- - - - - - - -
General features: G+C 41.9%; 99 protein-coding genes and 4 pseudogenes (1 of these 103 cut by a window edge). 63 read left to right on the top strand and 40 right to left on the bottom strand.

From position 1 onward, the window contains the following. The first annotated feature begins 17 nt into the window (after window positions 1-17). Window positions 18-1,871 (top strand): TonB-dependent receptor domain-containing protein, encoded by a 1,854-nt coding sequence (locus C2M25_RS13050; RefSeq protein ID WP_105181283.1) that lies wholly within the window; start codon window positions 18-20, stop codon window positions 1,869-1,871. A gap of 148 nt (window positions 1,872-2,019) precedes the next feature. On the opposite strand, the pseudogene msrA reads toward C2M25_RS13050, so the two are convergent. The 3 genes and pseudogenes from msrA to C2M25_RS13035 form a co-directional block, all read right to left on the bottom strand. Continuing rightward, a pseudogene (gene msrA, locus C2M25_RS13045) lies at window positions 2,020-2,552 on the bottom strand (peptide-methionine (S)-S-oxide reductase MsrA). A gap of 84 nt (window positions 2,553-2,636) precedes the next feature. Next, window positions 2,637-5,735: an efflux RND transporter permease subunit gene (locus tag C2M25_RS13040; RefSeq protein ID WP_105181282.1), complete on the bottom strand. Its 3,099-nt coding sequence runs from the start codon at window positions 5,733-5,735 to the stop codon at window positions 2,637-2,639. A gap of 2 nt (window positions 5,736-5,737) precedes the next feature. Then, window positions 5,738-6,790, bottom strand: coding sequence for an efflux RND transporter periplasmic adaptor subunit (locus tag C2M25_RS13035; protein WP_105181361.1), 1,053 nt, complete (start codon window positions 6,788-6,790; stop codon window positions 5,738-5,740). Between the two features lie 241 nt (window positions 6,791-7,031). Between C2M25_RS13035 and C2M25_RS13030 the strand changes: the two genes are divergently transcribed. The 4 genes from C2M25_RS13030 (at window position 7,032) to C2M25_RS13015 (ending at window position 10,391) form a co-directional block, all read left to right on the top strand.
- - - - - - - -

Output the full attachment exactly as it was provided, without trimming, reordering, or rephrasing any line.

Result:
General features: G+C 41.9%; 99 protein-coding genes and 4 pseudogenes (1 of these 103 cut by a window edge). 63 read left to right on the top strand and 40 right to left on the bottom strand.

From position 1 onward, the window contains the following. The first annotated feature begins 17 nt into the window (after window positions 1-17). Window positions 18-1,871 (top strand): TonB-dependent receptor domain-containing protein, encoded by a 1,854-nt coding sequence (locus C2M25_RS13050; RefSeq protein ID WP_105181283.1) that lies wholly within the window; start codon window positions 18-20, stop codon window positions 1,869-1,871. A gap of 148 nt (window positions 1,872-2,019) precedes the next feature. On the opposite strand, the pseudogene msrA reads toward C2M25_RS13050, so the two are convergent. The 3 genes and pseudogenes from msrA to C2M25_RS13035 form a co-directional block, all read right to left on the bottom strand. Continuing rightward, a pseudogene (gene msrA, locus C2M25_RS13045) lies at window positions 2,020-2,552 on the bottom strand (peptide-methionine (S)-S-oxide reductase MsrA). A gap of 84 nt (window positions 2,553-2,636) precedes the next feature. Next, window positions 2,637-5,735: an efflux RND transporter permease subunit gene (locus tag C2M25_RS13040; RefSeq protein ID WP_105181282.1), complete on the bottom strand. Its 3,099-nt coding sequence runs from the start codon at window positions 5,733-5,735 to the stop codon at window positions 2,637-2,639. A gap of 2 nt (window positions 5,736-5,737) precedes the next feature. Then, window positions 5,738-6,790, bottom strand: coding sequence for an efflux RND transporter periplasmic adaptor subunit (locus tag C2M25_RS13035; protein WP_105181361.1), 1,053 nt, complete (start codon window positions 6,788-6,790; stop codon window positions 5,738-5,740). Between the two features lie 241 nt (window positions 6,791-7,031). Between C2M25_RS13035 and C2M25_RS13030 the strand changes: the two genes are divergently transcribed. The 4 genes from C2M25_RS13030 (at window position 7,032) to C2M25_RS13015 (ending at window position 10,391) form a co-directional block, all read left to right on the top strand.